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Obama’s state dinner for Hollande a star-studded affair

U.S. President Barack Obama and French President François Hollande share a toast during the State Dinner in honour of Hollande at the White House in Washington February 11, 2014.

KEVIN LAMARQUE/REUTERS

There were two Veeps but no gate crashers amid the bonhomie on a frigid night in the nation's capital.

In a huge, heated tent on the south lawn of the White House while temperatures outside were well below freezing, more than 350 celebrities, big-league Democratic fundraisers, business leaders and politicians, filled out an A-level guest list.

There were two Veeps; Vice-President Joe Biden and actress Julia Louis-Dreyfus, who plays a U.S. vice-president in Veep, the HBO TV series. "Look who I'm sitting next to," Ms. Louis-Dreyfus said, pointing to Mr. Biden, when a media contingent was briefly allowed in. The real vice-president interrupted a reporter's inquiry. "Hey, stop screwin' around, she's my date," said the always-earthy Mr. Biden.

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Without a date, of course, was the guest of honour, French President François Hollande, who arrived solo.

Still, the state dinner for the president of America's oldest ally went off with nary a gaffe despite the media focus on Mr. Hollande's suddenly public and complicated romantic entanglements.

"We love Americans, although we don't always say so," Mr. Hollande said during the exchange of toasts that echoed the chorus of mutual admiration during the three-day visit. "And you love the French, but you're sometimes too shy to say so," he added.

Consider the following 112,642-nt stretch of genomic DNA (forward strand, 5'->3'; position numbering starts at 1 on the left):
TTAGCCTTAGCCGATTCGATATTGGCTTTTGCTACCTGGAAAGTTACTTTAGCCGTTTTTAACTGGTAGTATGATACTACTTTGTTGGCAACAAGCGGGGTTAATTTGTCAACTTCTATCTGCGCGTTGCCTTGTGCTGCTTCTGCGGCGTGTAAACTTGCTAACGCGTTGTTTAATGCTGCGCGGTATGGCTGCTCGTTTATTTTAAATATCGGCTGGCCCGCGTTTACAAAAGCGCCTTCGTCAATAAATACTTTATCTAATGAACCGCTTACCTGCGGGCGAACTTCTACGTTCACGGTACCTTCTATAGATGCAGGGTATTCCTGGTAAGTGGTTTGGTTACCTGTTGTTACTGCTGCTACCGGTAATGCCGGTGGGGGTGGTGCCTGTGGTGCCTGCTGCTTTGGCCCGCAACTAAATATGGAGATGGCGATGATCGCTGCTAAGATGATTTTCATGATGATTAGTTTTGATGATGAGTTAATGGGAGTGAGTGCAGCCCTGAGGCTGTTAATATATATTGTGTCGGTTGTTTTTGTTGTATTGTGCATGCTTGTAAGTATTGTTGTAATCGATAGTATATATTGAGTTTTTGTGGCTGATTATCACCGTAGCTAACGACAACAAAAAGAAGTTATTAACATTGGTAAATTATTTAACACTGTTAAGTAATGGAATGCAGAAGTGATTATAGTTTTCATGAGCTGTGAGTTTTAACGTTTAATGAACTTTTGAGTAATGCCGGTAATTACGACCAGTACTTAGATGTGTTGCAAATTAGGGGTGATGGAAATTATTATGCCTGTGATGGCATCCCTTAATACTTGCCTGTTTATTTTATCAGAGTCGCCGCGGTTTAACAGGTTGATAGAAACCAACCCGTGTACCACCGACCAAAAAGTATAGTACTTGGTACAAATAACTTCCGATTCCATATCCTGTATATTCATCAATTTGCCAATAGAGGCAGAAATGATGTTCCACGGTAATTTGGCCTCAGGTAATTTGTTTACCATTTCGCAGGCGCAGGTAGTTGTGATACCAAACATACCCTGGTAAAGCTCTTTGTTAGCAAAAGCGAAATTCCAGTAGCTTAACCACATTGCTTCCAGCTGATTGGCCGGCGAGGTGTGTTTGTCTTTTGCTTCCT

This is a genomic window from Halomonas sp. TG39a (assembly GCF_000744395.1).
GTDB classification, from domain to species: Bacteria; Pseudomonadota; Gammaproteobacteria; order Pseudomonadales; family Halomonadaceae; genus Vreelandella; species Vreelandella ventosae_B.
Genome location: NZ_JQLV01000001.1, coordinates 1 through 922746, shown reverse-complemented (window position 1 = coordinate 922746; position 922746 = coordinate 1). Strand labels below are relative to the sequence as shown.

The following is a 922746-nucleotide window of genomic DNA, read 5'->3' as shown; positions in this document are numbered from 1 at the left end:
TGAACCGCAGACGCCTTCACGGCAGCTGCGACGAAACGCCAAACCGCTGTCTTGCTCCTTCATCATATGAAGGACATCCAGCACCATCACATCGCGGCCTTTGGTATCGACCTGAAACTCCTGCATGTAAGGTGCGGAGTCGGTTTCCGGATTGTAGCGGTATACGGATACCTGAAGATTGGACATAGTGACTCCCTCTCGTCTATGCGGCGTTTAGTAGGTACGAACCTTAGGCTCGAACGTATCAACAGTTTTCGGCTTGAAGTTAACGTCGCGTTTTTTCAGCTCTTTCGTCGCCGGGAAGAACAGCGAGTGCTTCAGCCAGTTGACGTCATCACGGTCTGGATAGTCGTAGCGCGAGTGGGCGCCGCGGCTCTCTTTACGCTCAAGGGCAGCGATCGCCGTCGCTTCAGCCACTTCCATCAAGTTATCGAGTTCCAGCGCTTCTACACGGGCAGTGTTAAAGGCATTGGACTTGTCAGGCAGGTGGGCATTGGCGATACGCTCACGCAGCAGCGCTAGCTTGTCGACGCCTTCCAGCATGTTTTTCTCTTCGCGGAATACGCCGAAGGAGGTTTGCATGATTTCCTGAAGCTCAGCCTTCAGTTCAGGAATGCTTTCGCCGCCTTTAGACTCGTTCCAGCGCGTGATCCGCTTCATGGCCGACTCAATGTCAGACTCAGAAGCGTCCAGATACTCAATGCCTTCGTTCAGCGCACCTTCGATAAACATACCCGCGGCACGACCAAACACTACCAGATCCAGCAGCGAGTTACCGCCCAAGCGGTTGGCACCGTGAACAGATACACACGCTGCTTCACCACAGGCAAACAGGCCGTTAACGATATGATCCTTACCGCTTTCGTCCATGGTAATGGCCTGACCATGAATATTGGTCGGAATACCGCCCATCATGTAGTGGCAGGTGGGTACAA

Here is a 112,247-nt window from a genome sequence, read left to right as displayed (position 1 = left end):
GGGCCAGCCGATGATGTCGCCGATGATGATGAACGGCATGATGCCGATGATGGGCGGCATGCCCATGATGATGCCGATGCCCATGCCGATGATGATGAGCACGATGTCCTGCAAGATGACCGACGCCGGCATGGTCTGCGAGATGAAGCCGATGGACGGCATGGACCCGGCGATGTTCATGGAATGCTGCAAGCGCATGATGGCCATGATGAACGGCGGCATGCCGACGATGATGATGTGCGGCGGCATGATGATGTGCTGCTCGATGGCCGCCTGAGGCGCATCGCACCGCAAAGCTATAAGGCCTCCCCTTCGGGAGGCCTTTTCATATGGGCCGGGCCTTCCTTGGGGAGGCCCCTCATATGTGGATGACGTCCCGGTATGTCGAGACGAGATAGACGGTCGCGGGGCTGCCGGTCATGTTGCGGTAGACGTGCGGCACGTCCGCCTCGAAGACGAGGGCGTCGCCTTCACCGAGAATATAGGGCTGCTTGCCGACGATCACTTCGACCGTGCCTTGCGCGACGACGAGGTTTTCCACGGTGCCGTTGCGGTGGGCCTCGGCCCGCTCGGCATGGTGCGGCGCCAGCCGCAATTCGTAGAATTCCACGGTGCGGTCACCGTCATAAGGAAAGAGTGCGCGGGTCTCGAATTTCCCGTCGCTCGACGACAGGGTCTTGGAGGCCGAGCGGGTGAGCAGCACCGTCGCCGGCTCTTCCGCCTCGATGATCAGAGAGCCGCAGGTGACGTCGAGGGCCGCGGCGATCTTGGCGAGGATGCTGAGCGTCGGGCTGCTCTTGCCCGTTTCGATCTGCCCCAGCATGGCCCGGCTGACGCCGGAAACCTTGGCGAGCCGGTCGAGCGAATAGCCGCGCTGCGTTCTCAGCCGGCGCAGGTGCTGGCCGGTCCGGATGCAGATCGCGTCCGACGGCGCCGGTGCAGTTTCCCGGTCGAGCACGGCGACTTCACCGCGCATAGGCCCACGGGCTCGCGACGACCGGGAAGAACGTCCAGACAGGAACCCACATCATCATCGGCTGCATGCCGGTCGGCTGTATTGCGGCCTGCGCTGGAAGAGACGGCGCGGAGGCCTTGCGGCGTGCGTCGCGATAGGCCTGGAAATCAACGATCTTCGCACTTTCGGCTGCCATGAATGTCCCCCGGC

President Barack Obama was equally gushing. "It is true that we Americans have grown to love all things French – the films, the food, the wine. Especially the wine," he said.

That Mr. Hollande, 59, was travelling tout seul, has been the unspoken but ever-present sub-text of the visit. His long-time partner Valerie Trierweiler left the relationship last month after Mr. Hollande was photographed on his motor scooter visiting the Paris apartment of actress Julie Gayet.

Ain't Nobody, sang Mary J. Blige, the Bronx-born singer who entertained after dinner.

No irony was apparently intended.

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"Gonna be so much fun! Thank you Barack Obama," she posted on her Facebook page.

And, unlike Tareq and Michaele Salahi, the infamous pair of wanna-be celebrities who sneaked in to sully the Obama's first state dinner five years ago, creating a brouhaha over lax security, no one managed to crash the French affair.

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